Defining a band’s sound is a tricky, complicated area. My usual first instinct, when the subject comes up, is to dismiss the idea entirely, declaring that a band doesn’t need a “sound”, they just need to play whatever’s in their heart. That wonderfully libertarian sentiment, however, is largely crap. Why? Well, because the absolute best bands, if you take a survey of ’em, do have a “sound” — I don’t mean to say that every song sounds exactly the same or anything like that, but that there’s always some common thread that ties it all together. The Rolling Stones, for example, aren’t ever going to be mistaken for anything other than the Rolling Stones, no matter how often I wish they could go back to the days of “Paint It Black”; they are who they are, and it comes through in the music. On the other side of the coin are genre-hopping, ultra-eclectic bands who try to take in everything and make it theirs — an admirable notion, but ultimately very difficult to do. It takes talented musicians to digest and incorporate a whole bunch of styles, and sure, there’re folks who can pull it off but, more often than not, bands that skip from ska to punk to electronica to blues from track to track just lose the listener (or, at the very least, me).
Now, to relate this to the album at hand, let’s take a look at Moviola in the light of the stuff above. These four talented Columbus, Ohio boys do indeed throw in a variety of styles (although not quite as bizarre as the exaggerated list given previously). The key, though, is that they sound so absolutely sincere, like they just plain love playing music, and that they can tie it all together and call it their own. That’s how Rumors of the Faithful can manage to slap tracks like the jangly ’60s-style folk-country on “Oregonia” down in between a melancholy, accordion-tinged barroom waltz like “John Taylor Train” and the more straight-ahead pop-rock of “This Conversation”. Whether the band’s music harks back to Creedence Clearwater Revival (the title track), mournful Appalachian blues (the beautiful “Misdirected Brother”, which wouldn’t’ve sounded out of place on the O Brother, Where Art Thou? soundtrack), or Matthew Sweet-esque rock (“Covers and Pages”), it’s all Moviola, and that’s a pretty major feat. Part of this has to do with the subject matter, obviously, because it sounds like a general theme of displacement and exile runs throughout. The songs have to do with being apart from loved ones, leaving home for someplace new, and losing your childhood to the dusty pages of memory, all topics that the band tackles with remarkable emotion. It’s a rare album that can make me nostalgic for a childhood or home that’s not mine.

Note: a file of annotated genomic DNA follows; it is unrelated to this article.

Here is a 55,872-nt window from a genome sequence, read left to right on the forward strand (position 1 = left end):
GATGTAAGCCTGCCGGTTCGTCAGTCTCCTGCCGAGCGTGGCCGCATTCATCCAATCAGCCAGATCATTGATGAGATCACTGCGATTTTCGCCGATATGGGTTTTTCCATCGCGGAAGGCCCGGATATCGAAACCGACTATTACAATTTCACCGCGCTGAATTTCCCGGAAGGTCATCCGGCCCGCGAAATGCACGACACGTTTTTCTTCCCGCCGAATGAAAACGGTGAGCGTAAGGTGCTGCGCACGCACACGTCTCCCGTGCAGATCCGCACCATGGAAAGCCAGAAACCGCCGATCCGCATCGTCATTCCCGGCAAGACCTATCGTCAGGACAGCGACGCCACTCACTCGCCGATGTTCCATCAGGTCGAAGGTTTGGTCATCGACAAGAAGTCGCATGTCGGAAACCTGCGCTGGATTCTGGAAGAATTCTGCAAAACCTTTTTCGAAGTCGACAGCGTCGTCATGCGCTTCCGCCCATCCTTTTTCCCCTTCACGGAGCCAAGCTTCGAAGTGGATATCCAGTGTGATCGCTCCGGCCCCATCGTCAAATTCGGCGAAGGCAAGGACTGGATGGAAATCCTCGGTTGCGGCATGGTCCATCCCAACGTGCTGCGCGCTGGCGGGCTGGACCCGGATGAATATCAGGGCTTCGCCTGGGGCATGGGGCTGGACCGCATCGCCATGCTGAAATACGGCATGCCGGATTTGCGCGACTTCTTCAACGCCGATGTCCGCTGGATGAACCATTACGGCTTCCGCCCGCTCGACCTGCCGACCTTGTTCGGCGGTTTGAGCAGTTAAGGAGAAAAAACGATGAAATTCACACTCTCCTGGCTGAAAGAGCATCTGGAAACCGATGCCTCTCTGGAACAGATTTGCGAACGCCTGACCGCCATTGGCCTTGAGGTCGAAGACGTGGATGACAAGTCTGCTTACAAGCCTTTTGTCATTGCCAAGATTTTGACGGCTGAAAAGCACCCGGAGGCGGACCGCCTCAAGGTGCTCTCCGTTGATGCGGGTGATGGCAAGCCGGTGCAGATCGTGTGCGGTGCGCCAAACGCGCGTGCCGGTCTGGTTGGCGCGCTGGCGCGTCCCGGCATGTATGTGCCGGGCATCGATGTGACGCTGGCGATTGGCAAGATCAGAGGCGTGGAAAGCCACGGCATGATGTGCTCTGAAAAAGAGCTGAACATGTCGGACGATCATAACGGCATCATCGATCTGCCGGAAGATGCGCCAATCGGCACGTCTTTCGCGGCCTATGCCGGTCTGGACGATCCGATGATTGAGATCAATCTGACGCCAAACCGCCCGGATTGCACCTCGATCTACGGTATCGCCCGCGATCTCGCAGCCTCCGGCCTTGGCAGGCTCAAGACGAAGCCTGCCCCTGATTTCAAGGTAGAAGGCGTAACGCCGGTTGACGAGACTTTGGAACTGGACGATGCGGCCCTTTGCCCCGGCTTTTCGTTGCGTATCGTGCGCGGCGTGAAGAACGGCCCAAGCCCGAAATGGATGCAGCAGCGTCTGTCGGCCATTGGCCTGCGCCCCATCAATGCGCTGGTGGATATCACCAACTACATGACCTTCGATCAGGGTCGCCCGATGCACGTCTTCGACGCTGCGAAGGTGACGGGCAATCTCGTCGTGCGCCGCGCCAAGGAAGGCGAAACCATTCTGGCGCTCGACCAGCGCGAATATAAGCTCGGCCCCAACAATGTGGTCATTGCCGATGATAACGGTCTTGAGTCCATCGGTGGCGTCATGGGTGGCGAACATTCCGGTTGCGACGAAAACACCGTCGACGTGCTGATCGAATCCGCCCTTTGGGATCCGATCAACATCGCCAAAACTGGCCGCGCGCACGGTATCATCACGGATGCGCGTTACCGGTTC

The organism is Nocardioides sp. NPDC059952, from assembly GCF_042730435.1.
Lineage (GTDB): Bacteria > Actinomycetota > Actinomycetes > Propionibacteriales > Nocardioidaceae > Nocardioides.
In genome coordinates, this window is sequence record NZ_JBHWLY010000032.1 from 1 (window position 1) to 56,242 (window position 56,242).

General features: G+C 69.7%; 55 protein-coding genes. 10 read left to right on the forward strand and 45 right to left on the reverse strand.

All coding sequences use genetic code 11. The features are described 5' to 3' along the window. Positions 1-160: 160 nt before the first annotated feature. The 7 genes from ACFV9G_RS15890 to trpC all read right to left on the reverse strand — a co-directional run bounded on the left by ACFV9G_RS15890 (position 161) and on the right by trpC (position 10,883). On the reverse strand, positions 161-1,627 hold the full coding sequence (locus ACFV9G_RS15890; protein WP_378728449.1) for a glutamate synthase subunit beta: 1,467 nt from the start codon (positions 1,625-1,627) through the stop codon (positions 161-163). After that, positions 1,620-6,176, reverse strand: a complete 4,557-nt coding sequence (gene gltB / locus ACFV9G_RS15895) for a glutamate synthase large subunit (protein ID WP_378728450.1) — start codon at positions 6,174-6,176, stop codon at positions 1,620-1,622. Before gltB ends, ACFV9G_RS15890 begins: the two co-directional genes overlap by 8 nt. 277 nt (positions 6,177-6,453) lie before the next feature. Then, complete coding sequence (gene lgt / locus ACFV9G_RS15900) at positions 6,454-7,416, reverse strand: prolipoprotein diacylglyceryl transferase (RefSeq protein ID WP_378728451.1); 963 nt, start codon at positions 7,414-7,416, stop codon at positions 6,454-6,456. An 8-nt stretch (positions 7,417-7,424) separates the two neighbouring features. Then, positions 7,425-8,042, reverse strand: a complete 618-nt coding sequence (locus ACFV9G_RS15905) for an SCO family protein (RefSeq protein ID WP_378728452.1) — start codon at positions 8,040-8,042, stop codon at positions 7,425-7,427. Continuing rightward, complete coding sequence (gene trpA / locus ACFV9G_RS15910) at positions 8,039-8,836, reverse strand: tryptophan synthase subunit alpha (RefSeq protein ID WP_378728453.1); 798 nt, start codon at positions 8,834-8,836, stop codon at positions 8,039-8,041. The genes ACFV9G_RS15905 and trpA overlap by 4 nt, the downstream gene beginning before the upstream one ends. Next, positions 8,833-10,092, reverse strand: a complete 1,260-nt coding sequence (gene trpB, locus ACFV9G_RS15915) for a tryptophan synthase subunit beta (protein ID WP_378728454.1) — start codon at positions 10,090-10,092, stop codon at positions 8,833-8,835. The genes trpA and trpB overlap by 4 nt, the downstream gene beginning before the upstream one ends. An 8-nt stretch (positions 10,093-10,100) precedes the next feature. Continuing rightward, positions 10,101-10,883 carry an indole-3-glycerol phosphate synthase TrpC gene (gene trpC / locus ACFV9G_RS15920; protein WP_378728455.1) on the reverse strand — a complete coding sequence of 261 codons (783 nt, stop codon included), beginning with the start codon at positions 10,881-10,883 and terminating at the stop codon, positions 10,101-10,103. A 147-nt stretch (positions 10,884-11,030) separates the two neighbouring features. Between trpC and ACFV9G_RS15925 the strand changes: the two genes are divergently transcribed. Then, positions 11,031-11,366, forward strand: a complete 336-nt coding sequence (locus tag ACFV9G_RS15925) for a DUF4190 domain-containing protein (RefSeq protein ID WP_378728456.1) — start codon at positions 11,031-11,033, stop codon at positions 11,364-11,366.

With that little bit of philosophizing out of the way, I guess I’d better get to what Rumors of the Faithful actually sounds like… Oddly enough, beyond the tracks mentioned earlier, the comparison that comes to mind most often is to Teenage Fanclub’s Songs from Northern Britain — if TF had indulged their occasional country tendencies a bit more, that is. Add to that a couple of tracks that get more dreamy and spacey, like “October Leaves”, which features beautiful guest vocals by Scrawl’s Marcy Mays, and reminds me of Mojave 3’s Ask Me Tomorrow. Along with the pop stuff, of course, the CD hits a lot of country-rock touchstones, particularly The Jayhawks — which makes some sense when you consider Moviola’s solid Midwestern base (all the members of the band work at Ohio State, for crying out loud) — but also classic “Southern rock” groups like CCR, The Black Crowes and the Allmans. All in all, Rumors is a pretty far-reaching slice of American roots-rock music, despite the British-ness of some of the comparisons here (’cause, hey, those Brits got the music from us Americans anyway, right?), and a good step above most of that sort of thing.